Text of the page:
The train taking me from Poland to Ukraine is full. The passengers are almost all women, and I share a compartment with one who’s mostly silent. In the long hours when the train is at a standstill, passport control and customs come around. Then we trade a few sentences. She’s expecting a child and she almost always sounds cheerful, even when she’s talking about something terrible or violent. She remembers the February days of last year.
The first thing she does is describe a home, a dacha, that in the past few years had been so thoroughly rebuilt that war could hardly reach it. It’s powered by a generator, there’s a private well for the water, and the heating is also autonomous. When she describes her house, it becomes clear that it’s located outside Kyiv, in a village in the direction of Obukhiv, in an area that has never been occupied by the Russian army.
In the first days of the war, many people I knew fled to their holiday homes in the Kyiv Oblast, where families tend to spend spring and summer. Back then it was unclear what would transpire. Even in the first days of the war, it was nearly impossible to imagine a major invasion like in the second world war, with obliterated streets and demolished infrastructure, with millions of refugees, with thousands injured and dead. Even my own powers of imagination were not enough to construct such a reality a year ago.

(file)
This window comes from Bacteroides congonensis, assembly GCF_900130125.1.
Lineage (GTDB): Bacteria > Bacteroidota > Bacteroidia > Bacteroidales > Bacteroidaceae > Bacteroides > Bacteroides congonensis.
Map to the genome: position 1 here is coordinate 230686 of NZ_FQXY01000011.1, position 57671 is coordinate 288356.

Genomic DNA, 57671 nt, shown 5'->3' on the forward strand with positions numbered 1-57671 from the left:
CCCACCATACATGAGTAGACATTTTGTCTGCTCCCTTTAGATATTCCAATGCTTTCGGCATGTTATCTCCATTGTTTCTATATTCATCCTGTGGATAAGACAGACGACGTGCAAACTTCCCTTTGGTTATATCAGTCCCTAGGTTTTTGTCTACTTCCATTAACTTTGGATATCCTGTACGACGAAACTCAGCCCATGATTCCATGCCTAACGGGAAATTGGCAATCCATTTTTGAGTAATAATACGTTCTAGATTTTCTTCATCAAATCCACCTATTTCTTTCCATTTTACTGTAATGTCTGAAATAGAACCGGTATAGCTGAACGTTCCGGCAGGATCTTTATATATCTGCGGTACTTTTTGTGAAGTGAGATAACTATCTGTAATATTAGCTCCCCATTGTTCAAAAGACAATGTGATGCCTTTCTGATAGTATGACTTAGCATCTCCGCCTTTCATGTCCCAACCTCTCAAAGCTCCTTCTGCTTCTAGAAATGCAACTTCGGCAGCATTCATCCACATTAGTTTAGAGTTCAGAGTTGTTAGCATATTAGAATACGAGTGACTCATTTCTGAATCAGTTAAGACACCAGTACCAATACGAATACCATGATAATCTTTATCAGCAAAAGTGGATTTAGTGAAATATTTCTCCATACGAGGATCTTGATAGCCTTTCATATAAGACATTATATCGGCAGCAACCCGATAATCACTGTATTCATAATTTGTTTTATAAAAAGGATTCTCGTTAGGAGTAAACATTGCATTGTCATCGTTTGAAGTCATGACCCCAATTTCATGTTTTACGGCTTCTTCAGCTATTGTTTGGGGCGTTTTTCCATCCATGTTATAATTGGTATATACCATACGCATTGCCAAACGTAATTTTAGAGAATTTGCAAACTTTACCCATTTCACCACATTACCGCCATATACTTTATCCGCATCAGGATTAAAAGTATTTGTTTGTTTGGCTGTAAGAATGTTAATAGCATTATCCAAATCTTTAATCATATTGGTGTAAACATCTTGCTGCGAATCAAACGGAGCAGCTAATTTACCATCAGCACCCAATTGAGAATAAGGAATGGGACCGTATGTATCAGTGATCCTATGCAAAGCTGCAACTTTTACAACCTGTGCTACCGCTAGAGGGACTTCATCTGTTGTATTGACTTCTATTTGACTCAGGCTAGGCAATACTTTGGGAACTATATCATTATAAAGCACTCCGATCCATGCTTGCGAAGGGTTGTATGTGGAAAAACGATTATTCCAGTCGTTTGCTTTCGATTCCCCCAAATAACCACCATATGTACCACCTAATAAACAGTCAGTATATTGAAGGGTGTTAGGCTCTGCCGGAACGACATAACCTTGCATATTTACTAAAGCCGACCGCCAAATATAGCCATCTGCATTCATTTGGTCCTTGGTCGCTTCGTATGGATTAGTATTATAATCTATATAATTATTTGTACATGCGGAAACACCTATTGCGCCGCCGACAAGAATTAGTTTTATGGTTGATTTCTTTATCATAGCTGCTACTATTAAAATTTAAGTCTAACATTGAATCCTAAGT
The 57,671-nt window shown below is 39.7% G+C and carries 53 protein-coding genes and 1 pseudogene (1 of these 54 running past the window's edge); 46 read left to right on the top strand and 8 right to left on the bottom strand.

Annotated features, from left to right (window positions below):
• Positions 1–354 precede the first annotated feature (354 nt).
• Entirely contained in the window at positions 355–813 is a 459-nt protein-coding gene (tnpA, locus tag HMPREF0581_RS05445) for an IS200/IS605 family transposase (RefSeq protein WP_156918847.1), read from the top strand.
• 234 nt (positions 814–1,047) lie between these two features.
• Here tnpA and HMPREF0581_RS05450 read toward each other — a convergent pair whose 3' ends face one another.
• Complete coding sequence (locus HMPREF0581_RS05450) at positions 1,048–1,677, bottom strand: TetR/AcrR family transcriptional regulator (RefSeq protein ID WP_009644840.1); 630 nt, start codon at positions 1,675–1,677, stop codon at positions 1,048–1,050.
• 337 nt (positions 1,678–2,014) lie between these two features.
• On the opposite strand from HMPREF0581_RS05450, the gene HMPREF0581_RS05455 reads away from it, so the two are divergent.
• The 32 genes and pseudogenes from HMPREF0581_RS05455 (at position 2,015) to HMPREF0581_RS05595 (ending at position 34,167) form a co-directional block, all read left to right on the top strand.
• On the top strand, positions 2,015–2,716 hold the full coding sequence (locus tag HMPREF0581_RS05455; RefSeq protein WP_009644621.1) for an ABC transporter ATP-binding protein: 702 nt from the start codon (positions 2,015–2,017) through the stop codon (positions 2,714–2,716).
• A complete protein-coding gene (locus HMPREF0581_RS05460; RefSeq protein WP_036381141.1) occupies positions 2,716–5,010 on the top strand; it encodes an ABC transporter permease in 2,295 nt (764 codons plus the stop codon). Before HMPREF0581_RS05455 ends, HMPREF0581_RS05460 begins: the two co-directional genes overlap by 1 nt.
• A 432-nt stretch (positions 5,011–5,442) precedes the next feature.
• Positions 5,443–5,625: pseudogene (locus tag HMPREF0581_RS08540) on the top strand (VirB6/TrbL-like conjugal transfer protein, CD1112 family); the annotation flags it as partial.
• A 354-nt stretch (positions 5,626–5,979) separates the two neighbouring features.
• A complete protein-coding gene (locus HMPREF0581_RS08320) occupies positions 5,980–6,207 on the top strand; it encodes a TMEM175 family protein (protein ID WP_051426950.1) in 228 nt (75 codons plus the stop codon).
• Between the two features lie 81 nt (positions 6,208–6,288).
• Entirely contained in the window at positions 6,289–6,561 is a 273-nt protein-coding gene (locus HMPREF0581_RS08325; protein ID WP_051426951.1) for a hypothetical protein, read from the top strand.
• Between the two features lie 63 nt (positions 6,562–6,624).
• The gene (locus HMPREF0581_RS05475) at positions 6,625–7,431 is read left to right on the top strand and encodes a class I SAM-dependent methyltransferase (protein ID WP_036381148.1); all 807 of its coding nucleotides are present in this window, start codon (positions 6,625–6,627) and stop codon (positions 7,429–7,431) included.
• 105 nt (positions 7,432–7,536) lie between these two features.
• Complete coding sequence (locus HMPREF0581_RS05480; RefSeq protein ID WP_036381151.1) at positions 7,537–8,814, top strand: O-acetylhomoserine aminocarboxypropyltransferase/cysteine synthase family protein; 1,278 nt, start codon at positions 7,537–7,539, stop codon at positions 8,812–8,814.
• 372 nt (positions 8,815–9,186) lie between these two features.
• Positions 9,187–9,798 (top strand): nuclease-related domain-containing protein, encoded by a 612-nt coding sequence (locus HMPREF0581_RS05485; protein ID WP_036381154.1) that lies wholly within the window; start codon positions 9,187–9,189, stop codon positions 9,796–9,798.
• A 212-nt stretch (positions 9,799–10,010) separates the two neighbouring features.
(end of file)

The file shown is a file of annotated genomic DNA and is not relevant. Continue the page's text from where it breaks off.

About the photography
The images accompanying this piece are by Rafał Milach, associate member of Magnum Photos. Visiting Ukraine in January 2023, he says he was ‘looking for traces of war trauma in the architecture and landscape’. He found ruined houses, hasty repairs and signs of the country’s brutal recent history. ‘But the city functions, tries to adapt to new conditions,’ he says. ‘There is incredible strength in this.’
Many Kyiv citizens thought that it would be easier to wait out a short-term upheaval in a dacha. And they hurriedly packed their suitcases and fled in the direction of Bucha, Irpin, Moschun, Gorynka and others — exactly the places where, if they survived, these people would be condemned to witness the most terrible crimes of the war.
When my neighbour in the train compartment speaks about the war, she returns to the same image, over and over again: a Russian tank driving next to her high-rise building in the Obolon district on February 25. The tank destroyed the children’s playground in the yard in front of the building. Shocked residents filmed it from their windows. After 11 months of war, the playground amounts to nothing more than a shoddy reconstruction. Returning to Kyiv, she will again see traces of the tank and the destroyed yard of her apartment.
Then, without comment, she shows me a video in which an armoured infantry fighting vehicle can be seen driving through the streets as if drunk, climbing on to the pavement, ploughing into a small children’s playground next to some apartment blocks. This fragment is from a news broadcast. The Ukrainian news anchor explains, in a worried voice, that Ukrainian vehicles have been stolen by Russian diversionary and reconnaissance units. Surprised, he asks: “Don’t they understand that they are not hitting the war targets declared by the Russian government, but putting peaceful people — the residents of Kyiv — in harm’s way?”